There’s a saying in business that you can’t promote a secret. In other words, even with the best products and services, you still need to make people aware of your company’s existence and how it can make their lives easier.
“A marketing strategy is an essential part of any business plan,” says Liz Fotiou, marketing manager – business at iiNet.
“Within your business plan, a small enterprise needs to focus not only on the operational factors of the business but also the sales and marketing strategy.”
You won’t need a marketing budget in the millions to make a promotional splash. Today a combination of cost-effective strategies including mobile marketing, social media and public relations can deliver brand awareness and sales.
“All these strategies fall under an umbrella term called ‘content marketing’,” says Fotiou.
The Australian Bureau of Statistics reports that there were 21 million mobile handset subscribers in Australia in December 2014. So it would be a folly for a small business to ignore mobile technologies when promoting its products.
Janeece Keller, the chief executive of The Third Floor, a change management firm, which counts the NRL and Canon among its clients, says people use mobile phones and tablets around the clock to access news and information. “They want information while waiting for a train or bus or wherever else they find themselves with a spare minute,” she says.
Google, the No. 1 search engine, now penalises businesses that have failed to improve their websites for mobile browsing with a lower search ranking.
“It’s like Google has made a declaration that you can’t just outsource your mobile strategy to social media or an app,” Keller says.
“This is important for me as a business owner as I want to keep people engaged with my brand and the information has to be accessible on mobile devices.”
Businesses are increasingly using online marketing tools such as e-newsletters, blogs and customer case studies, says Kate Mather, the owner of Profile Digital Group.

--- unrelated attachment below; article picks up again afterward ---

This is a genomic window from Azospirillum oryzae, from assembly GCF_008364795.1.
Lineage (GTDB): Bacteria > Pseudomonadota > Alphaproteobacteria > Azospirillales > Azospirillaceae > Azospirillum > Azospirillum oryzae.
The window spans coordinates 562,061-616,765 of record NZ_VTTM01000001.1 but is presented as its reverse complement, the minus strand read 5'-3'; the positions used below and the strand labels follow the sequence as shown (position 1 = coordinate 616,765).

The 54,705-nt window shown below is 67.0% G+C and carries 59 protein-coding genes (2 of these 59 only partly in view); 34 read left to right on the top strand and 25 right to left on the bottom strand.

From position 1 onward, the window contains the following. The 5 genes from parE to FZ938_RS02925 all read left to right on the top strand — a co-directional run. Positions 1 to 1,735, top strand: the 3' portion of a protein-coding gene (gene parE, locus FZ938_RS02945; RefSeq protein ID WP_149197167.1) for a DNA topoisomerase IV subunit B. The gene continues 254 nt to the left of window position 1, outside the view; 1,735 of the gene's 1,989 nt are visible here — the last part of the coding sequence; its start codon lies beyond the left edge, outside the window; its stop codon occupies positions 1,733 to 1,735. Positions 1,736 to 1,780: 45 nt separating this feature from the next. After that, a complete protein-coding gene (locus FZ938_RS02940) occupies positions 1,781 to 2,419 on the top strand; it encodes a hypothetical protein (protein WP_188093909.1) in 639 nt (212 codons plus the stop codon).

“The key with digital marketing, whether it’s a blog, newsletter or Facebook post, is to minimise the hard sell and provide unique and quality content that will build long-term relationships with prospective customers,” says Mather.
For the initial concept, design and writing of an e-newsletter, expect to pay a few thousand dollars, while it costs about $200 for a small business blog if you outsource it, Mather says. “If you can attract advertisers to your blog, it might be possible to recoup some of these costs.”
Social media platforms Twitter, Facebook and LinkedIn are proving an important way for customers to access information. “More people are using social media to find out where the best bars and restaurants are located,” Keller says.
“I like to share the content that is on my website through social media channels, so that I don’t have to rely on them going to the website alone.”
A bundled social media strategy that includes post to platforms including Facebook, Twitter, Instagram andLinkedIn starts at $1500 a month, Mather says.
Fotiou argues that public relations (PR) is interchangeable with content marketing, yet many businesses don’t use it to promote their brand, services or products.
“Many people put together advertising plans but neglect to include PR because they lack the knowledge of how to effectively get their story out there” she says.
“Good PR usually involves building a content strategy and relationships with journalists who work in your industry whether they’re in print, radio, television or online.”
Keller says PR is a very effective way to deliver messages about your company through the media.
“We use PR a lot and it works well as long as you find the right professionals to work with. It’s critical that you target the right publication with the right stories.”
If you don’t want to write a media release yourself, expect to pay a few thousand dollars for a smaller PR outfit to do it.